In modern times, the Japanese have an unwritten understanding of lifetime (or close to it) job security. In recent years, this is reportedly slipping with more contract workers and less security overall. However, incidences of losing one’s job involuntarily are still quite rare. This security comes with a price, however, in many unpaid hours and institutional and peer pressure to work many hours. On a societal level this obviously impacts relationships and family stability. On an individual level, the price is even higher as many lead empty, unfulfilling lives of drudgery and exhaustion. Who benefits? Well, the employers, of course, pocketing free labor and a stable workforce. What does it matter if people drop dead from overwork? Yes, it happens. It’s a phenomenon common enough there is actually a word for it: karoshi.
Are we heading this direction? Are we already there? We already have a massive labor theft problem here. We already have families falling apart under financial strain. We spend hours glazed over sitting in idling cars trying to get home where we glaze over a few hours more watching TV before stumbling to bed to do it all over again. Japan may have a low marriage rate, but we have an abysmal divorce rate. While it’s still expected that the mother stays home to raise the child in Japan, we ship our little ones off to be raised by others in large groups of other kids. Maybe we’re all just the same.
Naturopathic doctors often look at the skin to determine your overall health. Blemishes, rashes, pimples, etc. are all indicators of various medical issues, frequently related to diet. More fundamentally, however, clear, glowing skin indicates vibrant health. Just look up “health” in any stock image site to see what I mean.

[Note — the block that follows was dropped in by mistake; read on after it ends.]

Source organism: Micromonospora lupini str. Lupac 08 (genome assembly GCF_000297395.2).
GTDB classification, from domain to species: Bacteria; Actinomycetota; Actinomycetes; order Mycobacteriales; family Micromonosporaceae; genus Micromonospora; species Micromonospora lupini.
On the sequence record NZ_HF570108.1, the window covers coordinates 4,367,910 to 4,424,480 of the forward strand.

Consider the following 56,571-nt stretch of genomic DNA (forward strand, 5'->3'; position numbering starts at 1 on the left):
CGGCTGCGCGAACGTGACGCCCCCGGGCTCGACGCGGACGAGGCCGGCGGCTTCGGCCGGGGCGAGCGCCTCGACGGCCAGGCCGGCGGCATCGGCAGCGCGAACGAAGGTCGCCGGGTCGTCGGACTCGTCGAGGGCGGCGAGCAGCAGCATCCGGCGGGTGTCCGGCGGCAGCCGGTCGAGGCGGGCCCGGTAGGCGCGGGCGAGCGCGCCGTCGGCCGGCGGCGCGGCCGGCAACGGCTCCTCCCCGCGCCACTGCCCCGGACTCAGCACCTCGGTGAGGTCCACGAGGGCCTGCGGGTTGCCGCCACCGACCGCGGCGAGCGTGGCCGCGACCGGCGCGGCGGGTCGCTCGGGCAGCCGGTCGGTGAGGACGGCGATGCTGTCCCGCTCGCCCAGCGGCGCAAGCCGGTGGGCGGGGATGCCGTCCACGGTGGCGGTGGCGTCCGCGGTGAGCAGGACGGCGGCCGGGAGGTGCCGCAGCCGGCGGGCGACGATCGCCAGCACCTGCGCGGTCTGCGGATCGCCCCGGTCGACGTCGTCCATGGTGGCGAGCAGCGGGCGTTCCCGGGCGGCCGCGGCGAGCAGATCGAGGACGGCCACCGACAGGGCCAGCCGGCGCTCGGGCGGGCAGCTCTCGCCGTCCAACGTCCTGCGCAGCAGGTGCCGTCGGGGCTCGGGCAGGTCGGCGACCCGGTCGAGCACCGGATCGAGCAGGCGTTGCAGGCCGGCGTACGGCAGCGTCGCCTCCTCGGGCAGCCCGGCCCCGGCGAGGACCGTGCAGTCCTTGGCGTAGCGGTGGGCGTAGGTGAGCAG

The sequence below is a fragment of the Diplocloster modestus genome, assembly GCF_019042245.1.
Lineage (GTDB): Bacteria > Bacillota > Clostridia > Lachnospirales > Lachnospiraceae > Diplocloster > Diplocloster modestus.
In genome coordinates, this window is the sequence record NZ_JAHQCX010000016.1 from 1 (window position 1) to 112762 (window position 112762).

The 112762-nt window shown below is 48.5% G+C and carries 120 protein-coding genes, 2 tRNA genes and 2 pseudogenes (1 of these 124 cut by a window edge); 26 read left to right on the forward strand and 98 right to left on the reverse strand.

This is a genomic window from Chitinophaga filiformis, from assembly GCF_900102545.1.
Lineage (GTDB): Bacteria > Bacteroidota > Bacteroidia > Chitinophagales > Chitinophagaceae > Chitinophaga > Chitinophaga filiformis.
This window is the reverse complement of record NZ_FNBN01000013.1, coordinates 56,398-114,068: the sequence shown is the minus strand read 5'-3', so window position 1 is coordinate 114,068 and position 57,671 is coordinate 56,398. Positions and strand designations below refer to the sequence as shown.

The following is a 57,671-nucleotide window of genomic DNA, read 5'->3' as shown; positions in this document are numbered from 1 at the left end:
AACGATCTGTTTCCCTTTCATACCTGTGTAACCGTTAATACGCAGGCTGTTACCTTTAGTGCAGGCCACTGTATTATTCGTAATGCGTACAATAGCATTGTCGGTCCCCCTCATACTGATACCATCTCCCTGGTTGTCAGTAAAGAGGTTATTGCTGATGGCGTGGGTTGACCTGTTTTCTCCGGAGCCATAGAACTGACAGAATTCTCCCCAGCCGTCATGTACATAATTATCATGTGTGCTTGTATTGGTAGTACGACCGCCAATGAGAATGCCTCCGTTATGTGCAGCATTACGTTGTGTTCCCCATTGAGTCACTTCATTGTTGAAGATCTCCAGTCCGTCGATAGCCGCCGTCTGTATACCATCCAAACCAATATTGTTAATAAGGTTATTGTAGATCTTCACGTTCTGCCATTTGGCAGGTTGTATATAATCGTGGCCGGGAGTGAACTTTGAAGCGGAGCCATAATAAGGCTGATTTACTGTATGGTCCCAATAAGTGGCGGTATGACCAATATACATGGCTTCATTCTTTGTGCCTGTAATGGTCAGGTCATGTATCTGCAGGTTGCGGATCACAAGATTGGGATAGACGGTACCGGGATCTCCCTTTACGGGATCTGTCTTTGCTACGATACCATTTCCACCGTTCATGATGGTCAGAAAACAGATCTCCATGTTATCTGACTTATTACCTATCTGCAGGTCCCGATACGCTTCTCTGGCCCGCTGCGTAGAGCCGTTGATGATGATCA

A person’s sex life is the same way. It can be an indicator of overall health and life balance. While not as outwardly visible as your skin, it’s still acts as the same type of viewing window into your overall life — even if you’re the only one who can see it.
When something as fundamental as normal sexual interactions between people begins to break down, we know the problems run deep and have been building for years, possibly generations.
The Japanese are panicking because they are concerned about a shrinking economy (and their obsession with racial purity precludes them leaning on immigration the way other countries have done.) We don’t yet know what other problems these breakdowns in normal human interactions will have. We know pretending we can force ourselves into something beyond human causes major dysfunction — just ask any altar boy. We also well understand the strain modern life can take on us, most clearly seen when the vulnerable finally snap — all too often with weaponry in-hand.
Humans are animals as much as we like to we pretend we’re not. Allowing ourselves to be turned into machines for the sake of money is damaging to ourselves and society. Yes, we need food, clothing, shelter, rest, sex, love and emotional support to survive. And that’s just for survival. Is survival the goal? Or should the goal be to live as full and vibrant a life as possible? Society should be geared to harvest the maximum value from each individual, but that value shouldn’t be measured in money.
The important thing is that men should have a purpose in life. It should be something useful, something good.
No one wants to give up the advancements of the modern world. In many important ways, things are better now than they have ever been. But we cannot lose who we are. Stories like this one out of Japan should be the canaries in the coal mine warning us we’re veering off-course. It’s not too late to change and individuals must lead the way by valuing their humanity more than money. Choose how much and when you’ll work. Buy your freedom as soon as possible and devote your life to what you think is important. Your society (and your spouse) will thank you.